Curtis remembers the first time he had heard of Trout, then Sue Tully, when he had started teaching in 1996 and took over a class Trout had normally taught.
“My very first day teaching at Belmont, she had left, I’m not sure what the reason was, but it was an American literature survey. Immediately, I’m coming in, looking up, all eager. The first thing I hear in my very first class was someone in the back going, ‘Hey! You’re not Sue Tully.’ That’s the first time I heard her name. I knew that it was someone I needed to know, because apparently, she can have that effect on people,” he said.
This desire students have to take courses with Sue Trout remains strong over 15 years later, as there are a few students who are members of “Trout University,” a joking name that is both applied to the few students that will be graduating with more than seven classes with Trout under their belts and the set of rules that Trout uses in her courses.
“It’s basically a running joke in classes, but sometimes, with students, I say these are the rules for Trout University. I made a reference to that with my freshmen the other day. I said, ‘In Trout University, every quotation will be integrated.’ And every quotation was integrated. On 40 freshmen papers,” said Trout.
Dodd, a member of “Trout University,” will have taken seven courses with the professor. From the first class he attended, he was hooked.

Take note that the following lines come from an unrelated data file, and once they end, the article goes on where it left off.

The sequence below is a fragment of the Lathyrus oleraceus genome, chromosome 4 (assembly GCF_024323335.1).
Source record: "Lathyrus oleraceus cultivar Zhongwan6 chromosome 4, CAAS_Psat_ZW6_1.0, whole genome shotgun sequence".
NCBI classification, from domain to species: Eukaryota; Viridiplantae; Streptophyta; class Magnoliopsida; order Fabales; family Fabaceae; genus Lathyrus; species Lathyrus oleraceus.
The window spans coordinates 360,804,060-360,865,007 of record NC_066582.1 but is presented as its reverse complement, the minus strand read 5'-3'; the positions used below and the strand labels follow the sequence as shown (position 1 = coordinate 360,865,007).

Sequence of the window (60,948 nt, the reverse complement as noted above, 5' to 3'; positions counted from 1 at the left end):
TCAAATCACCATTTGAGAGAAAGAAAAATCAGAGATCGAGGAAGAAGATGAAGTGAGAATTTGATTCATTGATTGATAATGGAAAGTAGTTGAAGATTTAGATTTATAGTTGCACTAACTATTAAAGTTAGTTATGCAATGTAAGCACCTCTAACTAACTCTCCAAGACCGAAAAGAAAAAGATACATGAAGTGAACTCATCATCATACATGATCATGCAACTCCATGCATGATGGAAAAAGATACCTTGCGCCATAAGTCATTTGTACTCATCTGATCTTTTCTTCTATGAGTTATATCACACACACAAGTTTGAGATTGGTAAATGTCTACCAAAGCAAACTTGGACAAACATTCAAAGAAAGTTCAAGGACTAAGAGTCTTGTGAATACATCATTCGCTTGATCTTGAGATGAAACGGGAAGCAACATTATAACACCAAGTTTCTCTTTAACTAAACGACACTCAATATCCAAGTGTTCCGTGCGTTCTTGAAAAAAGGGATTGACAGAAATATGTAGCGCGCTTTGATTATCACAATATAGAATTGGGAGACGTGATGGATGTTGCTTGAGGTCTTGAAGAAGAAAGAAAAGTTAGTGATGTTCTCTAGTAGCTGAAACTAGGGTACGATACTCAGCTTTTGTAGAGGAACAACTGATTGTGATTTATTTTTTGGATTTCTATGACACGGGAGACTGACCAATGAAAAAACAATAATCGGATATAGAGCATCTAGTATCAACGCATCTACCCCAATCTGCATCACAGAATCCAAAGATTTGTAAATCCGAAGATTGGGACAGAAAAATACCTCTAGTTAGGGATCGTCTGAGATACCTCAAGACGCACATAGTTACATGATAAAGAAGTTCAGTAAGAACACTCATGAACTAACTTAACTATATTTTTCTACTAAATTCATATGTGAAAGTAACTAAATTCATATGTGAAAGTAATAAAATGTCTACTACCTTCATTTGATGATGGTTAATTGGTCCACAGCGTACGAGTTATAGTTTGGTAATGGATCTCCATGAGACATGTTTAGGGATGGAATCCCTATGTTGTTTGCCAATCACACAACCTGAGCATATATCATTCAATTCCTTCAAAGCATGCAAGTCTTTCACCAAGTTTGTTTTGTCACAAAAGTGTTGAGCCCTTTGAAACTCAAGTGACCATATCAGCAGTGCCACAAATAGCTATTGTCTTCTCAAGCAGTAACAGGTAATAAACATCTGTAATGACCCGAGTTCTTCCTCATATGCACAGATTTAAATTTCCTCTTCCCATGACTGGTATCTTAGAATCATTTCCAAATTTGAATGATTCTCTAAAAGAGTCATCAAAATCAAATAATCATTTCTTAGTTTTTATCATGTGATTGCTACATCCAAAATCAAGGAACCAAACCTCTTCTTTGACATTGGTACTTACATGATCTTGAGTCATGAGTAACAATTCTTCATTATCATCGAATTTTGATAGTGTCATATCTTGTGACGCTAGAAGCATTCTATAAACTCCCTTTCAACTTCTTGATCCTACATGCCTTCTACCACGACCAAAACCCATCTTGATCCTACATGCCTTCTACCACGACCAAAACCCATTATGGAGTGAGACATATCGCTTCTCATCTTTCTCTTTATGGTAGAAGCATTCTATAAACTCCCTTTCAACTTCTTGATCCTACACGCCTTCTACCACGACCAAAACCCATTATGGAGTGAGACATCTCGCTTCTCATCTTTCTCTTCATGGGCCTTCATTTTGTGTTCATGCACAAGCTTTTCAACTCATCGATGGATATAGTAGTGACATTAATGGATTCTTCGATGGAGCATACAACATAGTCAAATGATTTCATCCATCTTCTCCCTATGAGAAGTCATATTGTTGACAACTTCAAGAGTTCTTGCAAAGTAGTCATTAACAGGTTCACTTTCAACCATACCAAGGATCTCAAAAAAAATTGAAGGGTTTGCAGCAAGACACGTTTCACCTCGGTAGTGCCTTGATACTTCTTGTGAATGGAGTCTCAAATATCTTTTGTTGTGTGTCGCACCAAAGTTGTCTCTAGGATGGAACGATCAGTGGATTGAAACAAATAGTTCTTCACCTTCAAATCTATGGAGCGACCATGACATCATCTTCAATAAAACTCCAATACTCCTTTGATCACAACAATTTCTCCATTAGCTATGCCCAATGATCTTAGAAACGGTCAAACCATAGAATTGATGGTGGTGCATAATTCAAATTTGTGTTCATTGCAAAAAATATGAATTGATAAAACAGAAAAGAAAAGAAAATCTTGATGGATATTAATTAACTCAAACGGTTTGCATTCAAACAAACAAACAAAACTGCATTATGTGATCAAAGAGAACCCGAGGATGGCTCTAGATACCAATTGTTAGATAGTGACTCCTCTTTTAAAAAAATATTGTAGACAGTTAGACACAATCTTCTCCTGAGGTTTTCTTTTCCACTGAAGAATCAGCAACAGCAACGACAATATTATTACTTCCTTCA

“She taught literature as a subject. Not just reading, but the history around it. The reading around us…it affected us so much because of the history around it. It really resonated with me because it seemed that after she taught lit as a historical context, it became big, it changed what people thought and in a way it changes history,” said Dodd.
Though ‘Trout University’ courses tend to require a lot of hard work, some students will even work schedules around classes she teaches, both majors and non-majors alike. The courseload is a small price to pay for the learning experience they will have in a class set up the way Trout’s are.
“I very much respect her ability to both have students have fun and want to be in her classes … and challenge them and have them work hard for her,” said John. “It’s not like ‘she’s so cool we don’t have to do anything,’ rather it’s ‘she’s so cool we want her to respect us.’”
The respect and care Trout’s students truly have for her was apparent when her health hit a rough patch a year ago, students came out in droves to help her get through it.
“I think I realized it, and all the other students did as well, that this rock of a woman, was in need,” said Dodd. “Seeing the way her students responded to her in her moment of need was beautiful…I remember telling her to remember just how much she is loved and let herself be taken care of. It was really special for me to see because I’ve never seen any professor get that kind of care from students.”
The respect is mutual thanks to the environment Trout fosters in her class, one of conversation and equality. All opinions and discussions are welcome and debate is common, even in upper-level courses that take place early in the morning.
Classes like these are where it becomes evident what Trout truly takes pride in.
“There’s a culture that when they leave the room, they’re still talking about Cormac McCarthy or “Lolita” and that’s all I can ask for.”